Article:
- Ehlinger, who was 14 when he began working with Vaiana at Train 4 the Game in Austin, credits her with helping to improve his flexibility and for ensuring his stays on the field.
- Anyone who has witnessed the physical growth of Ehlinger over the past year can attest to Vaiana’s knowledge. Last summer, as he was making his way through the camp circuit and hoping to get a Texas offer, Ehlinger grew by what he said was two or three inches and 25 pounds.
- Vaiana says what she likes most about Ehlinger is his ability to flip a switch and be “wickedly competitive.”
BEAVERTON, Ore. — Last month, when word came down that Texas quarterback recruit Sam Ehlinger had received an invitation to The Opening, his personal strength coach broke into celebration.
Jessica Vaiana, the architect of Ehlinger’s powerful physique, had vowed to tag along for a much deserved vacation.
“I told him, if you make it, I’ll go with you,” Vaiana said.
True to her word, Vaiana, a University of Texas graduate who has coached Ehlinger for almost four years, made the the trip to Nike’s world headquarters to support the Westlake senior as he battles other elite passers at the nation’s premier offseason event for high school football.
Through two days, Vaiana’s been pleased with what she’s seen from Ehlinger, who has been as sharp as any of his 11 competitors vying for Elite 11 MVP honors. His throws were on point again Thursday during routine passing drills that saw QBs trying to get comfortable with their pass-catchers before the defense arrives this weekend for a 7-on-7 tournament.
Ehlinger, who was 14 when he began working with Vaiana at Train 4 the Game in Austin, credits her with helping to improve his flexibility while ensuring that he stays on the field. The discomfort he’s been feeling in his right (throwing) shoulder this week is a minor exception to an otherwise clean bill of health.
“If I didn’t have her I would probably be breaking everywhere,” he said.
Vaiana, 32, left Denver in 2002 and enrolled at UT where she earned a bachelor’s in biology and a master’s in exercise physiology. Along the way, she interned for Todd Wright, the strength and conditioning coach for Rick Barnes’ men’s basketball program. Vaiana was on staff during Kevin Durant’s one season with the Longhorns from 2006-07.
These days, she and five other coaches at Train 4 the Game open their doors on Bee Cave Road to former Longhorns Colt McCoy, Avery Bradley, Mykkele Thompson, Emmanuel Acho, Fozzy Whittaker and Keenan Robinson. Ehlinger’s Westlake teammate, four-star linebacker Levi Jones, also stops by. Another frequent visitor is Amy Neal, the Big 12 volleyball player of the year last season with the Longhorns. Neal, of Lake Travis, plans to continue her playing career at TCU, where she’ll play sand volleyball and take graduate courses.
[brightcove_video video_id=”5026710153001″ caption=”Texas QB commit Sam Ehlinger throws passes during the second day of The Opening on Thursday in Beaverton, Ore.”]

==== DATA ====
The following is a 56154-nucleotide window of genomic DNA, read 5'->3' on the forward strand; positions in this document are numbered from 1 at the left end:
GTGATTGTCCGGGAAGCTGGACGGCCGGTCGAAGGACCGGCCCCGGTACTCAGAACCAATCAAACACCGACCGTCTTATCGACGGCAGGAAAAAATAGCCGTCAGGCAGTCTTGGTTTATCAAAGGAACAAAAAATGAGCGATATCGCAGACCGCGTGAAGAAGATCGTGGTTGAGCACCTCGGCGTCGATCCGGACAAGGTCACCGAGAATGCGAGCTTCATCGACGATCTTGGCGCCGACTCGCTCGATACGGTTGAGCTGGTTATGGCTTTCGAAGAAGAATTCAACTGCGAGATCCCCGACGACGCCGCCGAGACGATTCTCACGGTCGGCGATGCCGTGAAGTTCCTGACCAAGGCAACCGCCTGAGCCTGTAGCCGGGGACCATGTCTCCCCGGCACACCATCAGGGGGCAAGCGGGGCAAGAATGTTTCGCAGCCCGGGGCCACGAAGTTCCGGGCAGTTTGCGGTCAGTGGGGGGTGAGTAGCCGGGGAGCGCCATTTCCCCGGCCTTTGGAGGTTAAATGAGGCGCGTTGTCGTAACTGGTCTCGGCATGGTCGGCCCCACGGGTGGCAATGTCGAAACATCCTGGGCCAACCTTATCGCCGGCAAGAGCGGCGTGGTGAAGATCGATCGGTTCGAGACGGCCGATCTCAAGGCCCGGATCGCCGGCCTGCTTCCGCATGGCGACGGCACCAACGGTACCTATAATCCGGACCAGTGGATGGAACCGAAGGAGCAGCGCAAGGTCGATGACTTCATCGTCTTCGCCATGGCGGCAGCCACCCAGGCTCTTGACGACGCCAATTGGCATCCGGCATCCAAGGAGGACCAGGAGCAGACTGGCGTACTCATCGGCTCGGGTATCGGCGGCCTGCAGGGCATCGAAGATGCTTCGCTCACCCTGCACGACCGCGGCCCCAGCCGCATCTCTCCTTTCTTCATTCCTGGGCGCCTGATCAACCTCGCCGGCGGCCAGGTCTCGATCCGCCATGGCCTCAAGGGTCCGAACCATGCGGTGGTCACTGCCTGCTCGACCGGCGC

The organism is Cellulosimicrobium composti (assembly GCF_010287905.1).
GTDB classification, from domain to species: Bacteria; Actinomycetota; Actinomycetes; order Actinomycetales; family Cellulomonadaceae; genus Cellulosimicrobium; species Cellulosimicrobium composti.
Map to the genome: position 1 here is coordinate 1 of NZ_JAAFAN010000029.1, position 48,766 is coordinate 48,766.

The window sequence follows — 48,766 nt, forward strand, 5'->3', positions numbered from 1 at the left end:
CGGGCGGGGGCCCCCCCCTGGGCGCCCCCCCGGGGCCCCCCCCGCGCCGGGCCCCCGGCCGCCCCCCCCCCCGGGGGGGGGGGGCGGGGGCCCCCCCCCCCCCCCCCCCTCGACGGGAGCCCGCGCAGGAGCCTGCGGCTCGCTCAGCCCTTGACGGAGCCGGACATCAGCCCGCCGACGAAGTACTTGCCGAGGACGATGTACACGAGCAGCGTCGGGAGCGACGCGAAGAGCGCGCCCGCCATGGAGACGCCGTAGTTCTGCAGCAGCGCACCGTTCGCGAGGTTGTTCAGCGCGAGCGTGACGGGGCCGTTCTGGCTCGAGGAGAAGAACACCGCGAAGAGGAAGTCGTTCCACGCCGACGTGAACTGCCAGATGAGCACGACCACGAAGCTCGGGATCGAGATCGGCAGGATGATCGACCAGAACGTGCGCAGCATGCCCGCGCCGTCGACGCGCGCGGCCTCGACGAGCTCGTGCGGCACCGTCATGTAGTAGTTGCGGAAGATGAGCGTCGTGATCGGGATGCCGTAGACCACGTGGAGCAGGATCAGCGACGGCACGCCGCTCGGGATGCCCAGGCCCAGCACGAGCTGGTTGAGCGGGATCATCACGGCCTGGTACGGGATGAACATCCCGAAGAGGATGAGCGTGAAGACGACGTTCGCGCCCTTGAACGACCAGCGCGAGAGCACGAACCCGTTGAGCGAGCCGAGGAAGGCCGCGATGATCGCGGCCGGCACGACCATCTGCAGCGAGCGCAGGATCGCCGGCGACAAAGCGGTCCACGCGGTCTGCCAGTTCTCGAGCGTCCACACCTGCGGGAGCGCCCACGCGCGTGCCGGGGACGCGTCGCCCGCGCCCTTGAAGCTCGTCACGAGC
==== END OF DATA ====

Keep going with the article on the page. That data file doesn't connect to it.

Vaiana’s sessions with Ehlinger last anywhere from an hour to 90 minutes and focus primarily on hip movement. She wants him to move his legs to drive the ball down the field and avoid relying on his arm because “the muscles in your arm are tiny.”
Some sessions are more grueling than others, but Vaiana always holds Ehlinger accountable.
“She gets pissed when I don’t show up so that’s good,” Ehlinger said.
Anyone who has witnessed the physical growth of Ehlinger over the past year can attest to Vaiana’s knowledge. Last summer, as he was making his way through the camp circuit and hoping to get an offer from the Longhorns, Ehlinger grew by what he said was two or three inches and 25 pounds. Any questions about his size as it relates to playing NCAA Division I football were quickly dismissed.
Vaiana calls Ehlinger a “hard grower” because his body changes so rapidly it can leave him feeling fatigued. Vaiana believes Ehlinger, who’s approaching 6 feet, 2 inches and 215 pounds, will continue to grow, noting that Durant sprang up to 7 feet after he left Texas.
“It’s happened the same way every single time,” she said. “You look at him two weeks later and you’re like, ‘You’ve gotten bigger.’ ”
Vaiana says what she likes most about Ehlinger is his ability to flip a switch and be “wickedly competitive.” She also says he’s able to take a teaching moment and put it into action, which is not surprising considering Ehlinger was named the most coachable quarterback at the Elite 11 Finals last month in Los Angeles.
A year from now, Vaiana will have to come to grips with handing off Ehlinger to UT’s strength program, but to keep herself occupied she’ll be training Ehlinger’s brother, Jake, who is entering his freshman season at Westlake. A linebacker, Jake might be a touch bigger than Sam was at the same age.
“He’s a tank,” Vaiana said.